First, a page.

A client’s financial circumstances are all as unique as they are. Assets are structured in different ways for a variety of reasons, and it’s not unusual for a property to be legally registered in one person’s name, even though multiple people live there and contribute financially to the property. What happens though if the legal owner dies? What happens to the people still living in the property?
A very common scenario is where a client has remarried and owned a house, possibly from their first marriage. They then live in this house with their second partner. They want to ensure that their second partner can remain living in the property, but would like to gift the capital value of the property to their children from an earlier relationship. It is possible to encapsulate this situation via Will through two legal mechanisms, called a life estate or a right of residence.
This situation is very relevant to blended families, but is as equally applicable to all kinds of relationships, including parents and adult children, siblings and friends. You may, for example, have one child living with you, who you would like to see ‘get on their feet’ after your death before your estate is divided equally between all your children. The University of Sydney is scheduled to receive millions of dollars after a life estate has expired 49 years after the death of the initial testator or Will-maker. The deceased’s sister, who died at the age of 101, was permitted to reside in the deceased’s Mosman property and on her death, the property was gifted to the University.
What is a right to reside?
A right of residence permits your loved one to reside in the property for a specified period, which is determined by you in your Will. Frequently, this is for the life of your loved one, but can be shorter or until a certain event happens, e.g. marriage or entering into a new de facto relationship.
The testator can specify conditions that have to be met by the loved one residing in the property. These include maintaining the property and paying expenses, such as rates and insurances.
The testator can also direct that the property can be sold, and new property purchased with the sale proceeds, subject to the same conditions. The benefit of this to the person residing in the property is that they can exercise the right for life even though they may need to downsize, or move into a care facility and pay an accommodation bond, even though that asset won’t make capital gains.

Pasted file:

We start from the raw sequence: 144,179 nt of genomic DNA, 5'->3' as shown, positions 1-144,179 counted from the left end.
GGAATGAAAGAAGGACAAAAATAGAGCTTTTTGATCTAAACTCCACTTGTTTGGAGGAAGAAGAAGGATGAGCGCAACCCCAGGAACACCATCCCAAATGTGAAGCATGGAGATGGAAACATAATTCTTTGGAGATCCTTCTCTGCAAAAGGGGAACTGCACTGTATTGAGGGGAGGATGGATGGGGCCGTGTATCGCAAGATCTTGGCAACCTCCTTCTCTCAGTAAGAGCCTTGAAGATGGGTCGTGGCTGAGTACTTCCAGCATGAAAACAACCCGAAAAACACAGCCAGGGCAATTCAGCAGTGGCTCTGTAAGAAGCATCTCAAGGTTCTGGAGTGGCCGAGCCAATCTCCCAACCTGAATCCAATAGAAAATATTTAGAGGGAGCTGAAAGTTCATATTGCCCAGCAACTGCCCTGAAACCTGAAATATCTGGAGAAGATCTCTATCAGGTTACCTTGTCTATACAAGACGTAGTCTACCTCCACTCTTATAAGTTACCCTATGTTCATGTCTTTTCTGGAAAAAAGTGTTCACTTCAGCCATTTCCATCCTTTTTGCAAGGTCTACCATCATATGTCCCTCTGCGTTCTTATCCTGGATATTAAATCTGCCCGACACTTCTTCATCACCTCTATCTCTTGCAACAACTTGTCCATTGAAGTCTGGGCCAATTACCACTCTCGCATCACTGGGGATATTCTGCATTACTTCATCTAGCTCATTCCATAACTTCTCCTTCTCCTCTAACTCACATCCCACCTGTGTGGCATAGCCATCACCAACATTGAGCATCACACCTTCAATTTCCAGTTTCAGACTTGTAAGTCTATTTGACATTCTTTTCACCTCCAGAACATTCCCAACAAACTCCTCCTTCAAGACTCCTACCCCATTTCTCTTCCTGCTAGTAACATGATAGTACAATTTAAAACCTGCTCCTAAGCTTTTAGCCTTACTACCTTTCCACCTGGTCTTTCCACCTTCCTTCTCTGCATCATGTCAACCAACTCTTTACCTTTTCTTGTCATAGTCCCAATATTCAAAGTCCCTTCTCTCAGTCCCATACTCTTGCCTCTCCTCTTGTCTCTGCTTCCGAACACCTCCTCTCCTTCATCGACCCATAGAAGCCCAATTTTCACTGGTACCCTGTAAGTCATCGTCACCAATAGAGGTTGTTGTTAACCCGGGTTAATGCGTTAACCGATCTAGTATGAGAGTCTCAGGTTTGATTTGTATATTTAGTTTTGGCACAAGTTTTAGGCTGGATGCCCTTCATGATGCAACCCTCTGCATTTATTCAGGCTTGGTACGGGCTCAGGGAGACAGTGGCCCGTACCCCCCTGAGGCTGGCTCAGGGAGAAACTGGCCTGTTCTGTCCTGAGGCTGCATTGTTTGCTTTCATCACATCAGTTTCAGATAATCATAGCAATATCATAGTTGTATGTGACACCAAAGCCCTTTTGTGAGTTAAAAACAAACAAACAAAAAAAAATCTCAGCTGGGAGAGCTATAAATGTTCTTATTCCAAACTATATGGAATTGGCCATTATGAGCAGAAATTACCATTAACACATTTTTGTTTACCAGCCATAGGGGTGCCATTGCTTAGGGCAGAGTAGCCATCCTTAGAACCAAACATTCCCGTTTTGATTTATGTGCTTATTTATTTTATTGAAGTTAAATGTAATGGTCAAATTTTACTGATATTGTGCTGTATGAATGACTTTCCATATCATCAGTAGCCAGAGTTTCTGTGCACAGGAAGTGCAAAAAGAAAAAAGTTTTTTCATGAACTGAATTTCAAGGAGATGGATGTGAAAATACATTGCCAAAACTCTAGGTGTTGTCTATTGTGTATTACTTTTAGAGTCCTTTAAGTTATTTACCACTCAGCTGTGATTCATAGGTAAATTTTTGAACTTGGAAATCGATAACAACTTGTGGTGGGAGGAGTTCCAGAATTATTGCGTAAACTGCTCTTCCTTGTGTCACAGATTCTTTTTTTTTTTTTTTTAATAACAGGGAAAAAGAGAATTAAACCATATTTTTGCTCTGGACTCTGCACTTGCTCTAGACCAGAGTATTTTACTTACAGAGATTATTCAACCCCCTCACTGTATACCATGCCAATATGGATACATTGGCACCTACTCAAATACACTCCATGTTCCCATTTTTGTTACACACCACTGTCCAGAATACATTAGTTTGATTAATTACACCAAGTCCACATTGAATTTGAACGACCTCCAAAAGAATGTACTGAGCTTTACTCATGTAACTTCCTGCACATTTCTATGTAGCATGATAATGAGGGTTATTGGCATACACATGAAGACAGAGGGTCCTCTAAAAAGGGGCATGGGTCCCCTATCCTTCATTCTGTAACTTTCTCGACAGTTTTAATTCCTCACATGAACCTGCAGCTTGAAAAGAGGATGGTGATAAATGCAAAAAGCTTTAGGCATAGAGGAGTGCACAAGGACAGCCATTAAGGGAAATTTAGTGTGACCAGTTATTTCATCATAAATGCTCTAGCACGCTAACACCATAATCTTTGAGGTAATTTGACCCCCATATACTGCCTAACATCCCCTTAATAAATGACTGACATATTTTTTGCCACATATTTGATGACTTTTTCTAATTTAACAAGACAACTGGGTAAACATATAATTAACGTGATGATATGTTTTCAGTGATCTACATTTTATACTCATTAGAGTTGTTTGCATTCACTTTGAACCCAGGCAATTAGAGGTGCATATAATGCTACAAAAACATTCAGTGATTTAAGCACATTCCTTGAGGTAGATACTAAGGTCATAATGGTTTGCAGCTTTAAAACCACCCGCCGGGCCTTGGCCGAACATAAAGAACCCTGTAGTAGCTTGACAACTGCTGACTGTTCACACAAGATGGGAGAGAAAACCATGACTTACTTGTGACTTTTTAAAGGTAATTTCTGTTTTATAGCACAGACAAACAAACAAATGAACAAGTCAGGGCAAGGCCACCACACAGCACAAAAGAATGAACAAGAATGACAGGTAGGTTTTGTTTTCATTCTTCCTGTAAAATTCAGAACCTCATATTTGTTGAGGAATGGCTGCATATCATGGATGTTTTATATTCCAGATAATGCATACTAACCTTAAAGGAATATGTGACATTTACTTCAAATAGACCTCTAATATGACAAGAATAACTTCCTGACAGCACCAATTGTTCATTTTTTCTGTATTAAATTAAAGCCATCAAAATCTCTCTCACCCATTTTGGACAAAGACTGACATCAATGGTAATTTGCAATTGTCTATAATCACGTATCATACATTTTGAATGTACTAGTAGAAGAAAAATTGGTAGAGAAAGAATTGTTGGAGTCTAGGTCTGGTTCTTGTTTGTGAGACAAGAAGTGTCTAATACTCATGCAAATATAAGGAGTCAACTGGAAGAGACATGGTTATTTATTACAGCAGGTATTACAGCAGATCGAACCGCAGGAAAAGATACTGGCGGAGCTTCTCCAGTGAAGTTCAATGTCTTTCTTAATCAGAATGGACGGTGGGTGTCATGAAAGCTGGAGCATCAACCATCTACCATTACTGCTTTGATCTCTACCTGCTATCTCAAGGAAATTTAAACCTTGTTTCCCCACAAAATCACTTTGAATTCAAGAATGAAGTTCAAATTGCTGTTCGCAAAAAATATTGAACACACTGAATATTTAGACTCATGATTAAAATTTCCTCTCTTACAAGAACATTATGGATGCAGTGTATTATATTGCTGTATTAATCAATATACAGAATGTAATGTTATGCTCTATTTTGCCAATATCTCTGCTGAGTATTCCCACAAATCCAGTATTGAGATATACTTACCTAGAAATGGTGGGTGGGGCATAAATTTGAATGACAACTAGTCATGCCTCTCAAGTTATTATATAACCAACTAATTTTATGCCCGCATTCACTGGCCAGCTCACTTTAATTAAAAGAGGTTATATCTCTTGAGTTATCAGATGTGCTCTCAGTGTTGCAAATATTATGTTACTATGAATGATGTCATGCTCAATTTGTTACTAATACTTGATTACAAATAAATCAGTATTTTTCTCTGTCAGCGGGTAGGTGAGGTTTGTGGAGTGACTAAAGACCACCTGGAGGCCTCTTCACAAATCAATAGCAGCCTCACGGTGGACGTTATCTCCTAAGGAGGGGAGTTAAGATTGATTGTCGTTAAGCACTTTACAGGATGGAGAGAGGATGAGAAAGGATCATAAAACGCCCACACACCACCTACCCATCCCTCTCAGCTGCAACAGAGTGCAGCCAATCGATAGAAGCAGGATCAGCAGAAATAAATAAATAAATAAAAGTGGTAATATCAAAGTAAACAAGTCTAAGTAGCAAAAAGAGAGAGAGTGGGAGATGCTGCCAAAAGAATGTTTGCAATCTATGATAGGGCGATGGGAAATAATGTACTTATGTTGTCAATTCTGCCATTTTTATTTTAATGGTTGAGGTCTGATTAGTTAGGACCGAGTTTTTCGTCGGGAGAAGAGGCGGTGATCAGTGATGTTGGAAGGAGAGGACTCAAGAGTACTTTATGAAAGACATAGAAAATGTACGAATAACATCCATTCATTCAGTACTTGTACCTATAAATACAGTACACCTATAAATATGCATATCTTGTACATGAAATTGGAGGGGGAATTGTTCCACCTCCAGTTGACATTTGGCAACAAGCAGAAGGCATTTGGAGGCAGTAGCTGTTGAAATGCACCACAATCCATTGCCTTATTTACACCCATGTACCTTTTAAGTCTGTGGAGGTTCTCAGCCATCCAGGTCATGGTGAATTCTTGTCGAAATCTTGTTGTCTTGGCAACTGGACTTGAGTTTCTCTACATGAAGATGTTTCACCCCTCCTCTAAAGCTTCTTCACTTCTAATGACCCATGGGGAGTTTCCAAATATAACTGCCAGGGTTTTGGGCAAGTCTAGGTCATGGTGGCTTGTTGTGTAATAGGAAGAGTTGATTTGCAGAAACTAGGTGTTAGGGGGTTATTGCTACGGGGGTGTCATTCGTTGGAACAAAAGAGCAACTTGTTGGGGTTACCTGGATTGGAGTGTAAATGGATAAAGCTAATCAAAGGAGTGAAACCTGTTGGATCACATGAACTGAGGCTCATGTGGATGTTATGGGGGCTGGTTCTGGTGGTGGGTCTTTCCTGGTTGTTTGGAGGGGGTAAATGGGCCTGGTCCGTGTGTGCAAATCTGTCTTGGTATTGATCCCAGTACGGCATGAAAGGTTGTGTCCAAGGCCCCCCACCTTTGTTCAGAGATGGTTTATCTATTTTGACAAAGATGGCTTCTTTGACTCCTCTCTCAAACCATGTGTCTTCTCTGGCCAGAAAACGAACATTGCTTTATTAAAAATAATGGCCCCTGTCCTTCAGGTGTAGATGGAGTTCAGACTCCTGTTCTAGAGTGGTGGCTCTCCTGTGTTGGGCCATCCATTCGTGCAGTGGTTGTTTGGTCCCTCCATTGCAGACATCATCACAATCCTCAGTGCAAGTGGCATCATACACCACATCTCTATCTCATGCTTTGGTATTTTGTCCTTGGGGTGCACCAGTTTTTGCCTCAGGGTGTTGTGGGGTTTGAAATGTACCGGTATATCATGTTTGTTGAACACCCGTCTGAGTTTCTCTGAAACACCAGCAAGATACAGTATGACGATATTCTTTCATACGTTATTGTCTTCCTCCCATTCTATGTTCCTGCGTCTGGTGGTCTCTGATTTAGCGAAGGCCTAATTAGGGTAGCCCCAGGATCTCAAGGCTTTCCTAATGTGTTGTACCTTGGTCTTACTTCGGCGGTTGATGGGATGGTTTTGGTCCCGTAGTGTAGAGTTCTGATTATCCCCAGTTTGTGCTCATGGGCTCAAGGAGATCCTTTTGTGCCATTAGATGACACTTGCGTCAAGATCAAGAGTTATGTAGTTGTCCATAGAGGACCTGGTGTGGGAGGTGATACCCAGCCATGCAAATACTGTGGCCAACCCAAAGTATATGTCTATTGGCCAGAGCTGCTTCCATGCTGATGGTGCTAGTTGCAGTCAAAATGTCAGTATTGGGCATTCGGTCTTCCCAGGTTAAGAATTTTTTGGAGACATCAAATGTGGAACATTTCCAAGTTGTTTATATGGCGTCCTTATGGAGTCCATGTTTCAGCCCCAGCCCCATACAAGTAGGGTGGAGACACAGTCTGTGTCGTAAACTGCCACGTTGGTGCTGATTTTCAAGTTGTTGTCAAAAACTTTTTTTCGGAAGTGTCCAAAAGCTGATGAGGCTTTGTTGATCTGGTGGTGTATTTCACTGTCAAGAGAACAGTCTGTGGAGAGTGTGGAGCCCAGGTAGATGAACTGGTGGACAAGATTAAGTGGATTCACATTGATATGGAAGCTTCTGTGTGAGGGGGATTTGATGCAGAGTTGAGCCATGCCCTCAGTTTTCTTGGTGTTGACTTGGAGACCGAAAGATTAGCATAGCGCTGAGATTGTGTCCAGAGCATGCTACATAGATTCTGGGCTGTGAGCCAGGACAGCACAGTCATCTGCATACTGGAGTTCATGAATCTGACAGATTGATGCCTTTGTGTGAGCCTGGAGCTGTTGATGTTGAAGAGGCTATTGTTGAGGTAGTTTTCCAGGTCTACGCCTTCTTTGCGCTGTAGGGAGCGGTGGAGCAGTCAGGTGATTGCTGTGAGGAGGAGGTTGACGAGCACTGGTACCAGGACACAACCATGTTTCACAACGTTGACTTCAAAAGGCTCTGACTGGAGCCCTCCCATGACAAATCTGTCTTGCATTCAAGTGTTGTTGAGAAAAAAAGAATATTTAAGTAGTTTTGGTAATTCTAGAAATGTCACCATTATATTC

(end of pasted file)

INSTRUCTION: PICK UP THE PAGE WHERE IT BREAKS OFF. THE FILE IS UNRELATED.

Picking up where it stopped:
When the right of residence ends, the property is then dealt with under the terms of Will. This would normally see the property being sold and proceeds distributed to the remainder beneficiaries.
What is a life estate?
A life estate is similar to a right of residence, but it gives the person living in the property more power and rights in respect of the property. It essentially permits that person to live in the property without interference. They are known as the life tenant.
A life estate can be registered on the title to the property, which means the property cannot be sold without the life tenant’s knowledge and consent.
A life estate doesn’t require the life tenant to live in the property for the duration of the interest. This would entitle the life tenant to move out, tenant the property and retain the rental profits.
A testator can also provide directions about the property being sold and proceeds used for the acquisition of new property for the benefit of the life tenant.
When a life estate comes to an end, normally on the death of the life tenant, the property is again dealt with under the terms of the testator’s Will.
Why should I set up a right of residence or life estate in my Will?
If your Will does not adequately provide for your loved ones, this can lead to difficult and stressful litigation called Family Provision proceedings, heard in the Supreme Court of New South Wales. This is a specialised area of law and can be costly for your loved ones, both financially and emotionally.
These interests are only relevant in circumstances where you want to ensure a loved one has somewhere to live, but you want to gift your property to someone else. They are a mechanism which permits a testator to address the needs and wishes of multiple groups of people.
If you live with a partner who legally owns your home, it is worthwhile talking to them about the issue. They may want to gift their estate to their children, but haven’t thought through the fact that this would leave you homeless.